When I started researching the article, I identified with Dr. Fingold (read the article for context). To some degree, I looked at Dr. Wachter as someone who had unleashed a profession-altering (destroying?) force into the world.

By the time I was finished, I realized that things are not that simple. Dr. Wachter took me on a whirlwind tour of the history of hospitalists and their impact in American medicine–and it’s quite a story. He certainly didn’t unleash the disruptive force as much as he understood it, rode it, catalogued it, and helped develop it.

“I invented the term ‘hospitalist’ like Al Gore invented the Internet,” is only one of his well-crafted interview lines.

The work I did for the article is helping me to radically re-think both how we practice and deliver health care, including how we teach it to our future doctors, regardless of where they end up practicing.

Where have all the young docs gone?

In my new role as one of the directors of an internal medicine training program, I help select new interns out of medical school for the three year training stint of residency.

At the end of residency, many graduates go on to subspecialty fellowships, another two to four year period of intensive training in fields like cardiology, nephrology, critical care etc.

For those that don’t choose a subspecialty, one choice remains: traditional internal medicine (opening or joining a medical practice) versus becoming a hospitalist.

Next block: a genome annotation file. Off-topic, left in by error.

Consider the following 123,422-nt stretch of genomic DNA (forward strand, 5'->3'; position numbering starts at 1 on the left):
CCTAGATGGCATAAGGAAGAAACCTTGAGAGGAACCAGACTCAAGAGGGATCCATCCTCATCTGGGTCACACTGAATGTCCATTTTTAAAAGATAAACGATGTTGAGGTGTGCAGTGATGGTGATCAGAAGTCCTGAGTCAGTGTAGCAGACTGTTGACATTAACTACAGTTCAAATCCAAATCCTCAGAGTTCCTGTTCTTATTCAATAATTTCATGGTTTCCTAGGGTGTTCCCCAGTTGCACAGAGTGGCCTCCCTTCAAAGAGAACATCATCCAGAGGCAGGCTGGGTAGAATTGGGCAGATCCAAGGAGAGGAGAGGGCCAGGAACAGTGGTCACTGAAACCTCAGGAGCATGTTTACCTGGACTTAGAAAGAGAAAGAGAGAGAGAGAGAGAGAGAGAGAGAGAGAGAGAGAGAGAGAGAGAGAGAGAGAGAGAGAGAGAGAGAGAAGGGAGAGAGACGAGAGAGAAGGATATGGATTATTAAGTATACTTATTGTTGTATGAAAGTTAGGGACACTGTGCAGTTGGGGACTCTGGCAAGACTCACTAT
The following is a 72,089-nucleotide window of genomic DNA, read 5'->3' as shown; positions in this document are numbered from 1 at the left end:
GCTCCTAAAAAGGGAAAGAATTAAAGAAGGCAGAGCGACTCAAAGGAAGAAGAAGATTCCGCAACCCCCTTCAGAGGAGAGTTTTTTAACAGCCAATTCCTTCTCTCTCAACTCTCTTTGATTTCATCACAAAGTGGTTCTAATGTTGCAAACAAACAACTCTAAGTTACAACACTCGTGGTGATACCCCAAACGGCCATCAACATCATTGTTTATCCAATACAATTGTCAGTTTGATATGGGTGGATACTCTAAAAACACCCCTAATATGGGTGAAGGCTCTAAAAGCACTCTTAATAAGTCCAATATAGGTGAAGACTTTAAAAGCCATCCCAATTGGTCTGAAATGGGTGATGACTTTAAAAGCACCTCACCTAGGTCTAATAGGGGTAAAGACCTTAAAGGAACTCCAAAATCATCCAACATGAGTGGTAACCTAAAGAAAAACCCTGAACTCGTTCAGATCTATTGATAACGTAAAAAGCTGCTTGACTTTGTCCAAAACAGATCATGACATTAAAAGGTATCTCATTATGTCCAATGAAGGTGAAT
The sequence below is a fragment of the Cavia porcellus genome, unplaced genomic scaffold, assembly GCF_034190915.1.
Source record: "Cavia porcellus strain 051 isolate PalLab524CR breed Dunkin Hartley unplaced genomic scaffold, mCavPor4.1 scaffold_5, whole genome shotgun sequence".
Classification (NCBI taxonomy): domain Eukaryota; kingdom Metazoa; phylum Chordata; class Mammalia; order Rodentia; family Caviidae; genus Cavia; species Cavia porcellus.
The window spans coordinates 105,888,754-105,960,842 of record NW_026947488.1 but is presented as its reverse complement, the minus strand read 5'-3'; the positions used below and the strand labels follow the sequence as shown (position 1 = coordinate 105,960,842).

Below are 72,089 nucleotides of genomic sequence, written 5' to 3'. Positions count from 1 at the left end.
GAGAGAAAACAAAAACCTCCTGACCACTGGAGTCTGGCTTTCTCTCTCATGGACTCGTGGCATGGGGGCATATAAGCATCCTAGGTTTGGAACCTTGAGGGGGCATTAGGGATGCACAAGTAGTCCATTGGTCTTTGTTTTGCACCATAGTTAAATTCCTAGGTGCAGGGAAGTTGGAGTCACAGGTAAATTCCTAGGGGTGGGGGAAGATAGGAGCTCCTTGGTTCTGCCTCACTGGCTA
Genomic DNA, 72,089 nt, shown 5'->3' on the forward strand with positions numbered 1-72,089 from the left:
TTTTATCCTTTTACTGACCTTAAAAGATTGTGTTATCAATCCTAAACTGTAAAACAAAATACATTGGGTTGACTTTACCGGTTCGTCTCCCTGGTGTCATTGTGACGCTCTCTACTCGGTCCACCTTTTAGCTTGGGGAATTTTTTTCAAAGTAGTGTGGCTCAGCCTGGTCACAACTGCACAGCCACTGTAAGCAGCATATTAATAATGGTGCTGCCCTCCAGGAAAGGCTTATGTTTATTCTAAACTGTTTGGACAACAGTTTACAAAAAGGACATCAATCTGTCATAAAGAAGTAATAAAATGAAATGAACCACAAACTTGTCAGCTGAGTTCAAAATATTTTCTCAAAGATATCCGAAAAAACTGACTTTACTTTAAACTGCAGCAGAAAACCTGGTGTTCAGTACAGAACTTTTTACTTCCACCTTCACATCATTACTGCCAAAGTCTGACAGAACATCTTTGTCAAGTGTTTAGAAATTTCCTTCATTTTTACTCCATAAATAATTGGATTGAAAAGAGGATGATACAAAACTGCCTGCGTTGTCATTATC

At this point, it’s no contest. Hospitalists earn  more money. North of $200k.  One standard job format involves fourteen hour shifts, seven days on followed by seven days off. Our graduates are unanimously choosing this path.

I fear that young doctors don’t see value in primary care careers. With health care reform set to kick in in 2014, there will be a tremendous shortage of available doctors for newly-insured patients to see.

I’m reposting a story I wrote about one couple’s painful experience learning about what a hospitalist is. In future posts, I plan to explain the competing tensions between the alternate job pathways in internal medicine and examine the health care workforce as a whole.


A place many internists no longer see.

A few weeks ago I got a call from Frank Wilson (not his real name).

He told me he and his wife were looking for a new doctor and a new hospital.

Mr. and Mrs. Wilson had been with the same doctor for nearly 20 years. The relationship had been warm, and, he explained, “We trusted him to follow us through thick and thin.”

I could sense the hurt in his voice. Why, I wondered, would they give up on a doctor who knew them so well? Among people of my generation, doctors are switched more than toothpaste.

At a time of need, Mrs. Wilson became sick enough to need the hospital. They called their doctor, let’s call him Dr. Gonomore, and he agreed to see her right away.

Mrs. Wilson was short of breath, and would need to be hospitalized, to figure out exactly what was wrong with her and to offer her the most aggressive treatment.